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Foreign Objects Beer Co. | Mystic Flowers of Perpetual Slumber

Foreign Objects Beer Co. | Mystic Flowers of Perpetual Slumber

On a recent trip to Pittsburgh, I decided to visit a bottle shop to see if there was anything this Florida gal couldn’t get her hands on back home. I was immediately taken by the can artwork by a specific brewery; I knew this beer must be something special.

Special, indeed.

Foreign Objects Beer Company is just over a year old but what they’ve got going on belies their young age. Their beer? Amazing. Information about the brewery? Not much. Their intentionally vague descriptions of beers (Ale with hops? Sure.), their brewery and even their location are hard to find and even harder to pin down. Are they in Pottstown, PA, like their can indicated? Are they in New Paltz, NY, like another website said? Are they gypsy brewers? It’s hard to tell, really.

But, yes, they are gypsy brewers. They are right now, at least.

These ambiguous, yet damn good beers, are created by founders and brewers from Urban Family Brewing out of Seattle. They know their way around a brewery and what it means to make great beer.

Their can art is abstract – whimsical, even – and brings transcendental thoughts and daydreams to life. The names of the beers are even more mysterious: “Willful Delusion of False Perception,” “Chrysalis into Beauty,” and “From Stardust to Thoughtform” are just a few examples of beers they produce. What style of beer could it be? What hops are used? You won’t know until you look into the beer and taste its delicate flavor. It’s like some crazy “Inception”-meets-autonomous sensory meridian response (ASMR) cognitive black hole.

Coincidentally, as I was in town for a funeral, I picked up FO’s “Mystic Flowers of Perpetual Slumber,” which is advertised as an “Ale with Hops” but is really an Imperial IPA. The can art was what lured me to it: Red poppies in an artistic representation on a black sky background, indicative of sorrow and introspection (read John McCrae’s famous poem, “In Flander’s Fields” for context). The words on the side of the can read: “Fall into the sky and drift into the infinite arms of slumber under the clouds of our most holy panacea. This New-American Hoppy Ale is hopped with Citra and Galaxy and will leave you soaked through with flavors and aromas of tropical citrus fruits, sweet lychee, and pure joy in a painless world of dreams. Sacred dark in our holy slumber… one day there’ll be a cure for pain.”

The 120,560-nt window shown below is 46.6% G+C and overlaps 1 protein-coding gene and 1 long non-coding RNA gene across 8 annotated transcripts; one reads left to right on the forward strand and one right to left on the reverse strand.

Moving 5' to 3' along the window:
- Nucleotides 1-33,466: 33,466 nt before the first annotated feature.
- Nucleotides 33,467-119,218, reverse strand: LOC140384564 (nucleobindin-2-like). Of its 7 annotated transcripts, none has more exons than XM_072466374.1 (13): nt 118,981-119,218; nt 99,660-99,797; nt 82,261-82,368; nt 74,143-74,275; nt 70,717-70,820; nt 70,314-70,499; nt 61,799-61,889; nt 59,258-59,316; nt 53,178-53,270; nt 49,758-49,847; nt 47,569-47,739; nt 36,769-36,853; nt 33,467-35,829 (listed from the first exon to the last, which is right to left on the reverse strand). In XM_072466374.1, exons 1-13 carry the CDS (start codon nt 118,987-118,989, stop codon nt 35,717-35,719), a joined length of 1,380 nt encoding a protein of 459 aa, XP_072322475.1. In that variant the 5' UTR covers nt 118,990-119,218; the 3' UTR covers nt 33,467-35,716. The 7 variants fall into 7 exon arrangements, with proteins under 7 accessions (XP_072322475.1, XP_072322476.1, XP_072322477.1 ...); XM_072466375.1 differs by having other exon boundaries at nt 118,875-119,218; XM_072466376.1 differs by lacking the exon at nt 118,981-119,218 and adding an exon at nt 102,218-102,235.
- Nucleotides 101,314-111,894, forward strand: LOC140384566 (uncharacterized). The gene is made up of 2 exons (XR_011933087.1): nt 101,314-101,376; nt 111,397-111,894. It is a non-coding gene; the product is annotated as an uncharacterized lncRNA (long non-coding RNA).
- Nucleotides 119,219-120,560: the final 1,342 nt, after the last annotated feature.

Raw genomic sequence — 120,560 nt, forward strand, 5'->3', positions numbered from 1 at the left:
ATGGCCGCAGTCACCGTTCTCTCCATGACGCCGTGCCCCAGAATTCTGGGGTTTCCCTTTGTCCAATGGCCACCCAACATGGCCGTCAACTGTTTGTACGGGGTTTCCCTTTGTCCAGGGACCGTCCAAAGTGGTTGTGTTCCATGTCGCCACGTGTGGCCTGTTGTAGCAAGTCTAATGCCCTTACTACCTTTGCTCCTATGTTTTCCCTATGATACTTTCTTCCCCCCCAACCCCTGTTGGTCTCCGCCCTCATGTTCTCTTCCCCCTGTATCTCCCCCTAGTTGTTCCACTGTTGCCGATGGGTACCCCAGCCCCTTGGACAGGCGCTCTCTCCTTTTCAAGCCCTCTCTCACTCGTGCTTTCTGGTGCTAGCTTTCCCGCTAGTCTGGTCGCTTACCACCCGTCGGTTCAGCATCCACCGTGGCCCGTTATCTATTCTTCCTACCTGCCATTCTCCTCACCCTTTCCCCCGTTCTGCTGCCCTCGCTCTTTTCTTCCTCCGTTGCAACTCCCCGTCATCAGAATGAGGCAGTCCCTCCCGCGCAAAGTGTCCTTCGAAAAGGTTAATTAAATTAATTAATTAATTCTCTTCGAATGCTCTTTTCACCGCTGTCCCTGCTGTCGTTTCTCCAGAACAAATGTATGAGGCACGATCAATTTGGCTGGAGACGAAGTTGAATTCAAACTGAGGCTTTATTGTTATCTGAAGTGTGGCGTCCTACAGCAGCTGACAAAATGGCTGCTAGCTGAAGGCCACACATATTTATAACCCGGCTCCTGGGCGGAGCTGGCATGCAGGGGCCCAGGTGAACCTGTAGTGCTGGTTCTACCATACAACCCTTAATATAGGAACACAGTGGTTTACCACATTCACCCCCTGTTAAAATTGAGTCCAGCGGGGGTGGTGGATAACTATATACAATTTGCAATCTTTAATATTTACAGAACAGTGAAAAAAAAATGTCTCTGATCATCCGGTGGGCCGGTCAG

How appropriate.

It was quite delicate for a DIPA; its thin, foamy head dissipated within just ten seconds. It was a light, golden color, with a scant grapefruit and sweet hop aroma. It was, to me, lighter-colored than your typical DIPA, but still had a hop presence that solidified its place without question within its beer style. Each can states “DDH IS OUR NORM / DRINK NOW.” Don’t wait too long to drink this one, folks. It’s worth every sense of urgency you’ll muster.

The drinking experience was as transcendental as the beer’s outer shell. One can ponder life’s existence and “this fragile earth, our island home.” If ever a beer one would choose to take on this monumental task, it would be this one. Cheers to a life well-lived, no matter the length.

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